Anna and Elsa meet and greet during limited hours (currently 9 a.m. to 5 p.m. or thereabouts). Cast Members will close the line depending on the projected wait time and the ladies will meet everyone who has been told they will see Anna and Elsa. Be aware that later in the day you may be told that you cannot meet Anna and Elsa prior to their actual close time because of the duration of the standby wait. Alternate princesses take their places in the hall after Anna and Elsa exit for the day.

On a general note, if you use FastPass+ for both sets of princesses meeting and greeting at Princess Fairytale Hall, you will not see the reception hall that houses both the princess portraits and Cinderella’s glass slipper (pictured below). If you find that Cinderella and Rapunzel have a tolerable standby wait time, I suggest seeing them so that you can check out PFH.

PFH 15

Princess Fairytale Hall06

Finally, the interior lighting at Princess Fairytale Hall is a bit of an odd package for a photo venue and pictures can sometimes turn out with a really red tint, even with the best of cameras. Even if you haven’t purchased a PhotoPass Package, let the PhotoPass photographer take plenty of photos and add them to your MagicBand or a PhotoPass card. While you may not purchase them, it’s great to have a backup in case your pictures don’t turn out the way you want them to.

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Posted on May 12, 2014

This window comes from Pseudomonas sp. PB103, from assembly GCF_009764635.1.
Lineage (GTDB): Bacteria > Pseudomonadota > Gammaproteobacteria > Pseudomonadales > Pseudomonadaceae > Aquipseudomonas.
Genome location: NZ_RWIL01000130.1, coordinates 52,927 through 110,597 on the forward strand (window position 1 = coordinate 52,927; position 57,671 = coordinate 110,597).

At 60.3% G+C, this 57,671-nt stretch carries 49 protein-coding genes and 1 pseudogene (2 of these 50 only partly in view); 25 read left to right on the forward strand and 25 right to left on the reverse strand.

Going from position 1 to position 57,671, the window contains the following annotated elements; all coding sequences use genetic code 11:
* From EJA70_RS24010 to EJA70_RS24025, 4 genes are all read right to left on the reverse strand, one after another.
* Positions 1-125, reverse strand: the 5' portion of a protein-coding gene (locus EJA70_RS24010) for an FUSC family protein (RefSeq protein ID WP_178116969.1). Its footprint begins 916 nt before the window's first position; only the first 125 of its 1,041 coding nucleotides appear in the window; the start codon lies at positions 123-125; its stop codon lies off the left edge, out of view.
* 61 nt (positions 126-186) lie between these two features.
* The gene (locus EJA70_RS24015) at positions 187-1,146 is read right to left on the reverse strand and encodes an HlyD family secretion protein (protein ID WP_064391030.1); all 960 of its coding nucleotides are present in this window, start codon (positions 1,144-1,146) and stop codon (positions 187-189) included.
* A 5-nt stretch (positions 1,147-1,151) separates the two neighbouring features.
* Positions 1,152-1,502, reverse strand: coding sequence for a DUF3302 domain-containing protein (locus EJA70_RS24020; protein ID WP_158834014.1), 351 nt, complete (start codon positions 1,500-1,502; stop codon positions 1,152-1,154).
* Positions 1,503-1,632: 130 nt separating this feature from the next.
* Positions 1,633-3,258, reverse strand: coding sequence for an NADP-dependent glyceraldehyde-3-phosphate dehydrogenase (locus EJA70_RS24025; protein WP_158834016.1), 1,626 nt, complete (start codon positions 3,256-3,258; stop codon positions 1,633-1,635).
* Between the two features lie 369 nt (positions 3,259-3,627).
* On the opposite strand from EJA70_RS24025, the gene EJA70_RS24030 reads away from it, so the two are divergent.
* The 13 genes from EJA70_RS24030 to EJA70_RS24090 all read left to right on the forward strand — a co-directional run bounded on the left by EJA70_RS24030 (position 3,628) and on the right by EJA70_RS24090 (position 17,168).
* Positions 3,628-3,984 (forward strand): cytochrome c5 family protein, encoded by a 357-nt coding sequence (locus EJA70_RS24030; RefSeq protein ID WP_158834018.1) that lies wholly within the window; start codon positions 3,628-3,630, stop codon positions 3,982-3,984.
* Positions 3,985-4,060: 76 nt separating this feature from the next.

28 Responses to “Frozen Princess Meet and Greet in the Magic Kingdom: An Update”

  • The FP+ booking window for annual passholders is 30 days unless the passholder also has a resort reservation.

  • From the very first day I was able to reserve Fastpasses (60 days out), I could not get this attraction for my group of 6. I even tried only reserving it for 2 people, and it still showed as unavailable. I wasn’t excited about spending hours in line, so I did a little research online and found this trick that worked for me. I had to go and make each reservation separately. So instead of trying to request 2 or more FPs, I had to individually request all 6 one at a time. I took the morning times that they gave me, then once all 6 were booked, went back and tried to edit the times. Not perfect, but I got them all within a 1 hr window. As a group, it only leaves us about a 10 min window where all 6 FPs will work, but its better than waiting 4+ hrs in standby!